[ON STAGE]Come see this classic, old chum

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[ON STAGE]Come see this classic, old chum

"I owe a debt to Sam Mendes" said the producer and translator of "Cabaret," Kim Cheol-ri.

Kim has heavily applied Sam Mendes's production notes in his Korean staging of the famous musical, but the debt has paid off: The Korean production of "Cabaret" is one of the best musicals to play locally in years.

Mendes is a young and already successful producer. His revival of "Cabaret" has enjoyed a long run on Broadway. In addition, this genius in his 30s also distinguished himself in the movies by winning Oscars for best director and best movie with his debut film, "American Beauty," in 2000.

Korean audiences already had the opportunity to enjoy Mendes's theatrical work when the Royal National Theater brought "Othello" to the Seoul Arts Center in 1998.

But in the local version of "Cabaret," the artistic hand of Kim is even more visible than Mendes's. The simple yet to-the-point production exhibits many of Kim's stylings, regardless of how much credit he cares to give Mendes.

Kim's success suggests how translated plays should be approached in the future. My praise goes out to his frank and insightful way of taking in the original producer's intentions - a seemingly simply idea that is all too frequently ignored.

"Cabaret" sets itself in the Berlin of the 1930s, right before the emergence of Nazism. There is a love affair between a cabaret dancer, Sally (Choe Jeong-won), and an American writer, Cliff (Jeong Dong-hwan). In the first act, their newfound love is shattered by the political whirlpool surrounding the National Socialists. The second act is the song of the couple's parting.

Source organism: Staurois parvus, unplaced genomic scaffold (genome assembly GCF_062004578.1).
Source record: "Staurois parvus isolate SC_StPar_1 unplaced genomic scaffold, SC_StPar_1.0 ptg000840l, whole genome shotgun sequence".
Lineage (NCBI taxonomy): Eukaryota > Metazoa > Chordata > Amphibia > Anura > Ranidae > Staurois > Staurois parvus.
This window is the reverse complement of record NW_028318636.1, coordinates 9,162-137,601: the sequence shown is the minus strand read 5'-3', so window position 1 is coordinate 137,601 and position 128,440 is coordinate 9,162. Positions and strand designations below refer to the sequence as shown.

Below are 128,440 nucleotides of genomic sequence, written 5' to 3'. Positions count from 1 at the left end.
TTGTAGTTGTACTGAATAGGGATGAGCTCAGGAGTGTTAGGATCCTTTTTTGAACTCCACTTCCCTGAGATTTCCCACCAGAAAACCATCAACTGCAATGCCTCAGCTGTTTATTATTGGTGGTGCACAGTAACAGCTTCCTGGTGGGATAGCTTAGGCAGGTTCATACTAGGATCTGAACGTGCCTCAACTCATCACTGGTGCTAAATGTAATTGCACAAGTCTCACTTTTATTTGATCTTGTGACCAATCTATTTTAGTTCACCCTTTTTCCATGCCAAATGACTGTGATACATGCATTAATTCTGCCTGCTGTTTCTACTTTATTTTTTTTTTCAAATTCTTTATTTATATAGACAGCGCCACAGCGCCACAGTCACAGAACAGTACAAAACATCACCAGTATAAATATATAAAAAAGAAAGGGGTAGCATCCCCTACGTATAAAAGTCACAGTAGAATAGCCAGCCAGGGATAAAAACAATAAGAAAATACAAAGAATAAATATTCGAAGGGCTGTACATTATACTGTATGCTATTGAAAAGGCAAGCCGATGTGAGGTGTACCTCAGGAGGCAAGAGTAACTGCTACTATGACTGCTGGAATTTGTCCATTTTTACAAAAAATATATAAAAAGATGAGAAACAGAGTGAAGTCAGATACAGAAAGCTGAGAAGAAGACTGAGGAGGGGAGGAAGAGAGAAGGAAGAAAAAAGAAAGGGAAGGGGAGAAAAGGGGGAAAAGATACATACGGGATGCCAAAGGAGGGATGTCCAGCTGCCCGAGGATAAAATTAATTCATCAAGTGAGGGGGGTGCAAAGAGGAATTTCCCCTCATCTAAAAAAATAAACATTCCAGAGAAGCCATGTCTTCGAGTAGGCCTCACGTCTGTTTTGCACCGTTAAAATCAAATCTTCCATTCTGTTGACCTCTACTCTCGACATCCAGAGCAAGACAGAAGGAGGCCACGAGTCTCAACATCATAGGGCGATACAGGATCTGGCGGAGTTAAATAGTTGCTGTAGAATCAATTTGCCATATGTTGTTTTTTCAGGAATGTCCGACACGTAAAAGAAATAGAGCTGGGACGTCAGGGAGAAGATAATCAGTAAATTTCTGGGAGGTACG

The theme is, in short, that "individuals cannot break free from the chains of history."

But "Cabaret" enforces no simple message. Rather, it balances contrary factors, such as the mental and the physical, individual and society, and emotion and reason. The play shines with the beauty of their coexistence and Kim's great ability to transplant Mendes's ideas to the Korean actors and stage directions.

Unlike other musicals that concentrate mainly on singing and dancing, "Cabaret" is a drama first and foremost, requiring skilled acting. Happily, the performers are up to this high-level challenge.

For tickets and more information, call 02-580-1300.

by Jeong Je-wal

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